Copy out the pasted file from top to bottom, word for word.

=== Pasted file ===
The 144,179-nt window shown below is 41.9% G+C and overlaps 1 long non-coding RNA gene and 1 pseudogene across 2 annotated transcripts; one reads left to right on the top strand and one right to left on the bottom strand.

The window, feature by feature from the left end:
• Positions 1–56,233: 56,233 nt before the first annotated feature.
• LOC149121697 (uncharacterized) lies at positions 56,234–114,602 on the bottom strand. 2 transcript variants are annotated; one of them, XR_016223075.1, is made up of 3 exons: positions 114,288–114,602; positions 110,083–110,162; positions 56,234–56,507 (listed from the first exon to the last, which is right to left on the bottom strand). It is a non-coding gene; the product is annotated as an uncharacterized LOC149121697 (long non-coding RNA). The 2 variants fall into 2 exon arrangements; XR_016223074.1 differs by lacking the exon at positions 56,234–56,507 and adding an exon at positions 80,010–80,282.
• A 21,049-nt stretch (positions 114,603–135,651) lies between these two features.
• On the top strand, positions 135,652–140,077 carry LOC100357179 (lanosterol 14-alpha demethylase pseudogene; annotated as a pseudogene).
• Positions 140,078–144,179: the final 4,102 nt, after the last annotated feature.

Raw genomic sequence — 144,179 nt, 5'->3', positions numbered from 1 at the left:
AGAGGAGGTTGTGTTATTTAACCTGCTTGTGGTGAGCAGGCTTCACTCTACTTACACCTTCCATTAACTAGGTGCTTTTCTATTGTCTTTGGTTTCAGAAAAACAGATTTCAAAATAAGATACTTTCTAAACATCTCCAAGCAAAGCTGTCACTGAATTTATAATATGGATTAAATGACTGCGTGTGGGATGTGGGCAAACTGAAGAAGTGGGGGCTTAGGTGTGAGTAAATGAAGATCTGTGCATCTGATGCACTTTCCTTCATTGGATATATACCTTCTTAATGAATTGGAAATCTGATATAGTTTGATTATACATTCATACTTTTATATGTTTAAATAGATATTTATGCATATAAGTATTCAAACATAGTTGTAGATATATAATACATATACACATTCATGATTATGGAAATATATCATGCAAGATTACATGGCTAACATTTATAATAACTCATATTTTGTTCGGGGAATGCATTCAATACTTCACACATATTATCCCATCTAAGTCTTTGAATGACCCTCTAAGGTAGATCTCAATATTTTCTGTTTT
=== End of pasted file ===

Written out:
The 144,179-nt window shown below is 41.9% G+C and overlaps 1 long non-coding RNA gene and 1 pseudogene across 2 annotated transcripts; one reads left to right on the top strand and one right to left on the bottom strand.

The window, feature by feature from the left end:
• Positions 1–56,233: 56,233 nt before the first annotated feature.
• LOC149121697 (uncharacterized) lies at positions 56,234–114,602 on the bottom strand. 2 transcript variants are annotated; one of them, XR_016223075.1, is made up of 3 exons: positions 114,288–114,602; positions 110,083–110,162; positions 56,234–56,507 (listed from the first exon to the last, which is right to left on the bottom strand). It is a non-coding gene; the product is annotated as an uncharacterized LOC149121697 (long non-coding RNA). The 2 variants fall into 2 exon arrangements; XR_016223074.1 differs by lacking the exon at positions 56,234–56,507 and adding an exon at positions 80,010–80,282.
• A 21,049-nt stretch (positions 114,603–135,651) lies between these two features.
• On the top strand, positions 135,652–140,077 carry LOC100357179 (lanosterol 14-alpha demethylase pseudogene; annotated as a pseudogene).
• Positions 140,078–144,179: the final 4,102 nt, after the last annotated feature.

Raw genomic sequence — 144,179 nt, 5'->3', positions numbered from 1 at the left:
AGAGGAGGTTGTGTTATTTAACCTGCTTGTGGTGAGCAGGCTTCACTCTACTTACACCTTCCATTAACTAGGTGCTTTTCTATTGTCTTTGGTTTCAGAAAAACAGATTTCAAAATAAGATACTTTCTAAACATCTCCAAGCAAAGCTGTCACTGAATTTATAATATGGATTAAATGACTGCGTGTGGGATGTGGGCAAACTGAAGAAGTGGGGGCTTAGGTGTGAGTAAATGAAGATCTGTGCATCTGATGCACTTTCCTTCATTGGATATATACCTTCTTAATGAATTGGAAATCTGATATAGTTTGATTATACATTCATACTTTTATATGTTTAAATAGATATTTATGCATATAAGTATTCAAACATAGTTGTAGATATATAATACATATACACATTCATGATTATGGAAATATATCATGCAAGATTACATGGCTAACATTTATAATAACTCATATTTTGTTCGGGGAATGCATTCAATACTTCACACATATTATCCCATCTAAGTCTTTGAATGACCCTCTAAGGTAGATCTCAATATTTTCTGTTTT